Shear walls are sheets of plywood nailed to a pony wall, from the top of the top plate to the bottom of the sill, primarily intended to stiffen the wall and keep it from racking during a quake. Install shear walls after you’ve retrofitted anchor bolts.
Measure the height of the walls carefully and cut plywood accordingly, favoring lengthwise cuts if they don’t waste too much wood. Every plywood joint must occur over a stud edge. Although ½-in. 5-ply plywood is sufficient for most shear walls, some builders favor 5/8-in. on side walls, where loads are greater. What makes a shear wall a shear wall is the nailing pattern. After snapping chalk lines to indicate studs and plates, nail up the sheets with galvanized 10d nails every 4 in.
When the shear wall is nailed off to studs and sills, drill two -in. vent holes per bay, to relieve moisture that might be present. Speaking of which, it’s advisable to treat the members of the pony wall with preservative before nailing up the plywood, to forestall rot and infestation. Because these chemicals are toxic and space is limited under the house, use a sprayer for installation, and get out of the area as soon as the task has been completed. Don’t return to install the shear walls until the fumes have abated. Important: See our section on applying preservatives safely. Use a fan to increase ventilation under the house, and get the best ventilator mask you can get, one with an ammonia-type filter capable of screening vapors. Check to make sure that the filter can handle the preservative you’re using.
As a final aside, make sure that the outermost joists in your floor platform have blocking to the adjacent joists. If not, add blocking to forestall their collapse during a shake- down. After the 1989 quake, some contractors advocated further buttressing shear walls with 2 x 6 braces run at a 45-degree angle from the bottom edges of joints to the mudsill, spacing such braces every 6 to 8 ft.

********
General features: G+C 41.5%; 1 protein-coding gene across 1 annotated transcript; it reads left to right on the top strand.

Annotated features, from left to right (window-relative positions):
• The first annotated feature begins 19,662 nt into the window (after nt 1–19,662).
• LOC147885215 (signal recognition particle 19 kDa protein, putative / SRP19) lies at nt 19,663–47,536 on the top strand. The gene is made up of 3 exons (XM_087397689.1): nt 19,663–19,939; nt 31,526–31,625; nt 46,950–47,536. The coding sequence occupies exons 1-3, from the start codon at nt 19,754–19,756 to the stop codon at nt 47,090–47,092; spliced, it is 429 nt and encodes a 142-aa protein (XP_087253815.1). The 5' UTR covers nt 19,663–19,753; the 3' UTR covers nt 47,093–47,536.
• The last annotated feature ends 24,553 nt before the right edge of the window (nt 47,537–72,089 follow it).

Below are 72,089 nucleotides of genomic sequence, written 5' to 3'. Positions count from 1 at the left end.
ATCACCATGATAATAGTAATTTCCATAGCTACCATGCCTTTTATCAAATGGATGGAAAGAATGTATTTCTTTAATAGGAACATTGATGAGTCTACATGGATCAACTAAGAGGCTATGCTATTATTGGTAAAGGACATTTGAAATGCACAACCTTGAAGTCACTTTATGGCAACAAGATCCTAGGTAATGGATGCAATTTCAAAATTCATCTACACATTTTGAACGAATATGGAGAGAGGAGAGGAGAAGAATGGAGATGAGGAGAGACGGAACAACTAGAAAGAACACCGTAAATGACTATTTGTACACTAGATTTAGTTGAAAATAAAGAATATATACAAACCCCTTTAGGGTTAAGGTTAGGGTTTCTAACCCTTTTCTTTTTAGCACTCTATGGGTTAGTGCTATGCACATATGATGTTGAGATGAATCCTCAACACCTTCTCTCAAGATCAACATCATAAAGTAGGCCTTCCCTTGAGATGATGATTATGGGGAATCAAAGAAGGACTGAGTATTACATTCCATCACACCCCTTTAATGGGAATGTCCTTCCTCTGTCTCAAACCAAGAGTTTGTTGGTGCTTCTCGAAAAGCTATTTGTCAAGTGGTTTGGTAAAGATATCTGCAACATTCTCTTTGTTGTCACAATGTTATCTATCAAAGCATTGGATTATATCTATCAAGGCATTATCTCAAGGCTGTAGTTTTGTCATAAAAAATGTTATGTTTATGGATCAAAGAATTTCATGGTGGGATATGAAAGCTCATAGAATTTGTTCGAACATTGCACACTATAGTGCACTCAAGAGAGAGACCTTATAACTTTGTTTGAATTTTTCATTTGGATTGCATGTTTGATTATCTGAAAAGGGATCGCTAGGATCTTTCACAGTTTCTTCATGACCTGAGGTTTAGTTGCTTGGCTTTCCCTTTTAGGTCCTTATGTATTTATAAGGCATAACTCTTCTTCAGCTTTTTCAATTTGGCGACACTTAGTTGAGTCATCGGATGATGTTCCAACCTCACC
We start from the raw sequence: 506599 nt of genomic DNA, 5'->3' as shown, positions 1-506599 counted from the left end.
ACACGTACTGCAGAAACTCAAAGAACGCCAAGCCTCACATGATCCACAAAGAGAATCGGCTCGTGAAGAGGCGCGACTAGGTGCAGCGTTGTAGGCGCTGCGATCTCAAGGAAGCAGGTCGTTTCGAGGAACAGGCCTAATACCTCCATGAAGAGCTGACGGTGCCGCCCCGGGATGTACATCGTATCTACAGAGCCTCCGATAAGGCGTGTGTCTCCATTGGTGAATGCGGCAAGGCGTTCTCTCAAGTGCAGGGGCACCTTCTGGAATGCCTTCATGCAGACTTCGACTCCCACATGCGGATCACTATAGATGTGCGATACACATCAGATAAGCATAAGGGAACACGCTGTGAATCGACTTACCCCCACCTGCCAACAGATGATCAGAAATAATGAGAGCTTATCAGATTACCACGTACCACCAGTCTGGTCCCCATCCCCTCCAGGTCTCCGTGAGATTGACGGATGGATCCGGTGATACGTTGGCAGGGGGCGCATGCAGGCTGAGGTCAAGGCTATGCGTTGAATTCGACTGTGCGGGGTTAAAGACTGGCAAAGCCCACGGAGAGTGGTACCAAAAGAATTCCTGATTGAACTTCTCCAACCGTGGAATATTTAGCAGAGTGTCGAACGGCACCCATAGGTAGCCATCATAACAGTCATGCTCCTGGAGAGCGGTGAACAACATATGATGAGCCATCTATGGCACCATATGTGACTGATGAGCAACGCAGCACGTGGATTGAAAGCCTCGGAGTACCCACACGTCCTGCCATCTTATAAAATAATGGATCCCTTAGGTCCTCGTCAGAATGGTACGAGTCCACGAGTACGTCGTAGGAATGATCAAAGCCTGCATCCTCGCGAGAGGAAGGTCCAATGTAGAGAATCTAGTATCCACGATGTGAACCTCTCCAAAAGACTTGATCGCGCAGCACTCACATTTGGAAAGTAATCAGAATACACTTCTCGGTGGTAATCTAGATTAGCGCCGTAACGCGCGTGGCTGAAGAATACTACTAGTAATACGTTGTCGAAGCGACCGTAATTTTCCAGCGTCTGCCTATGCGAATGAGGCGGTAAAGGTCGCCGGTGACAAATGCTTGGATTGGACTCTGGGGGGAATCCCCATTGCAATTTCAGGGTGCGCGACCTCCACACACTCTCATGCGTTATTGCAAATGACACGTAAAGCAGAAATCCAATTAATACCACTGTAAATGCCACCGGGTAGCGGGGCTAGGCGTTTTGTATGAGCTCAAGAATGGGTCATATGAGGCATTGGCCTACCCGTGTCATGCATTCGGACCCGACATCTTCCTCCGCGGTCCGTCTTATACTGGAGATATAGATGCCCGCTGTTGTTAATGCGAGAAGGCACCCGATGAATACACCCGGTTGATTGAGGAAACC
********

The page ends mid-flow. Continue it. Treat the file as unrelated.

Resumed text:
See elsewhere in this guide for an overview of metal connectors. Many metal connectors can be attached to framing members without disturbing exterior siding. Hurricane ties from rafters to top plates are imperative in cyclone country, where wind moving over a roof tends to lift it like an airplane wing. Such ties are desirable but not imperative in seismically active areas. Under the house, add steel tees or straps to join girders atop posts, or posts atop pier blocks. Galvanized steel plumber’s tape wrapped around the hot-water tank and nailed to framing will keep it from walking and possibly snapping a gas line.
Where you’re gutting finish surfaces in an extensive renovation, add metal hold-downs in addition to the other methods mentioned above. Ideally, these connectors run between floors. After pre-drilling for the threaded rod that joins hold-down brackets, lag- or through-bolt these brackets to studs. Attach washered nuts to threaded rods and insert them down through the two brackets; adjust and tighten the washered nuts on the floor below. Use hold downs at all corners and around any particularly large openings for doors or windows.